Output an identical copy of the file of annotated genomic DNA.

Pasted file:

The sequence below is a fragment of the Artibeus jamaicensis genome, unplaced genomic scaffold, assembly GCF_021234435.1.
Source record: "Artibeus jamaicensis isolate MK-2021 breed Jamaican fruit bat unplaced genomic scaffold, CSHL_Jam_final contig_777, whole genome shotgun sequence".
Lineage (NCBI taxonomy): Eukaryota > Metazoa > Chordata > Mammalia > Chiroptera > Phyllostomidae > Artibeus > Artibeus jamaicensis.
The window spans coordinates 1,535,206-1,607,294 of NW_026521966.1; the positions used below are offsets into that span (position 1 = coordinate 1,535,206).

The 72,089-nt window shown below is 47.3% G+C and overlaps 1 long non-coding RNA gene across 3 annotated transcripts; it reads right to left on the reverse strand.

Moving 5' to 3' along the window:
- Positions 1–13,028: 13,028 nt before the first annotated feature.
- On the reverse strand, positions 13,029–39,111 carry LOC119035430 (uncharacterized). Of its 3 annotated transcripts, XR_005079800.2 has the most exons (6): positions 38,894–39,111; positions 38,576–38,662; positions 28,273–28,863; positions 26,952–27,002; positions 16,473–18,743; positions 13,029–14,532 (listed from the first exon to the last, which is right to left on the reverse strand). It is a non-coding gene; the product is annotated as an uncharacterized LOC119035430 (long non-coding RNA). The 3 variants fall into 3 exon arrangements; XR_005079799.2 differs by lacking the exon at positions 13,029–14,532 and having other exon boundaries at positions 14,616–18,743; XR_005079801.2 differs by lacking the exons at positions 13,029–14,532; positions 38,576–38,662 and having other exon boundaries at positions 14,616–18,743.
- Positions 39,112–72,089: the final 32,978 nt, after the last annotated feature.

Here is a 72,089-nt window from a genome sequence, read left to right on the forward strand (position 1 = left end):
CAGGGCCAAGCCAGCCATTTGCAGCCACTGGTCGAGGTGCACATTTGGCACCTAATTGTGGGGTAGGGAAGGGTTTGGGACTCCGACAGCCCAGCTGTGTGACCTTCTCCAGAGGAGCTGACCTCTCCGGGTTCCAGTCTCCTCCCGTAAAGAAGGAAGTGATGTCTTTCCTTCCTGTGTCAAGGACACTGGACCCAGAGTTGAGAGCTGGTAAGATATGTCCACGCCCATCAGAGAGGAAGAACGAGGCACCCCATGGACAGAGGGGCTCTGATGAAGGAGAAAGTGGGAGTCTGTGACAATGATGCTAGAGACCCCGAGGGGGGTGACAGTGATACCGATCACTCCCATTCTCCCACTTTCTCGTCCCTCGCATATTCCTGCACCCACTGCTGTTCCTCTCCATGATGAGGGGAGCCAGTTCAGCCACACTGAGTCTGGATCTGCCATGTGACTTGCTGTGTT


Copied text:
The sequence below is a fragment of the Artibeus jamaicensis genome, unplaced genomic scaffold, assembly GCF_021234435.1.
Source record: "Artibeus jamaicensis isolate MK-2021 breed Jamaican fruit bat unplaced genomic scaffold, CSHL_Jam_final contig_777, whole genome shotgun sequence".
Lineage (NCBI taxonomy): Eukaryota > Metazoa > Chordata > Mammalia > Chiroptera > Phyllostomidae > Artibeus > Artibeus jamaicensis.
The window spans coordinates 1,535,206-1,607,294 of NW_026521966.1; the positions used below are offsets into that span (position 1 = coordinate 1,535,206).

The 72,089-nt window shown below is 47.3% G+C and overlaps 1 long non-coding RNA gene across 3 annotated transcripts; it reads right to left on the reverse strand.

Moving 5' to 3' along the window:
- Positions 1–13,028: 13,028 nt before the first annotated feature.
- On the reverse strand, positions 13,029–39,111 carry LOC119035430 (uncharacterized). Of its 3 annotated transcripts, XR_005079800.2 has the most exons (6): positions 38,894–39,111; positions 38,576–38,662; positions 28,273–28,863; positions 26,952–27,002; positions 16,473–18,743; positions 13,029–14,532 (listed from the first exon to the last, which is right to left on the reverse strand). It is a non-coding gene; the product is annotated as an uncharacterized LOC119035430 (long non-coding RNA). The 3 variants fall into 3 exon arrangements; XR_005079799.2 differs by lacking the exon at positions 13,029–14,532 and having other exon boundaries at positions 14,616–18,743; XR_005079801.2 differs by lacking the exons at positions 13,029–14,532; positions 38,576–38,662 and having other exon boundaries at positions 14,616–18,743.
- Positions 39,112–72,089: the final 32,978 nt, after the last annotated feature.

Here is a 72,089-nt window from a genome sequence, read left to right on the forward strand (position 1 = left end):
CAGGGCCAAGCCAGCCATTTGCAGCCACTGGTCGAGGTGCACATTTGGCACCTAATTGTGGGGTAGGGAAGGGTTTGGGACTCCGACAGCCCAGCTGTGTGACCTTCTCCAGAGGAGCTGACCTCTCCGGGTTCCAGTCTCCTCCCGTAAAGAAGGAAGTGATGTCTTTCCTTCCTGTGTCAAGGACACTGGACCCAGAGTTGAGAGCTGGTAAGATATGTCCACGCCCATCAGAGAGGAAGAACGAGGCACCCCATGGACAGAGGGGCTCTGATGAAGGAGAAAGTGGGAGTCTGTGACAATGATGCTAGAGACCCCGAGGGGGGTGACAGTGATACCGATCACTCCCATTCTCCCACTTTCTCGTCCCTCGCATATTCCTGCACCCACTGCTGTTCCTCTCCATGATGAGGGGAGCCAGTTCAGCCACACTGAGTCTGGATCTGCCATGTGACTTGCTGTGTT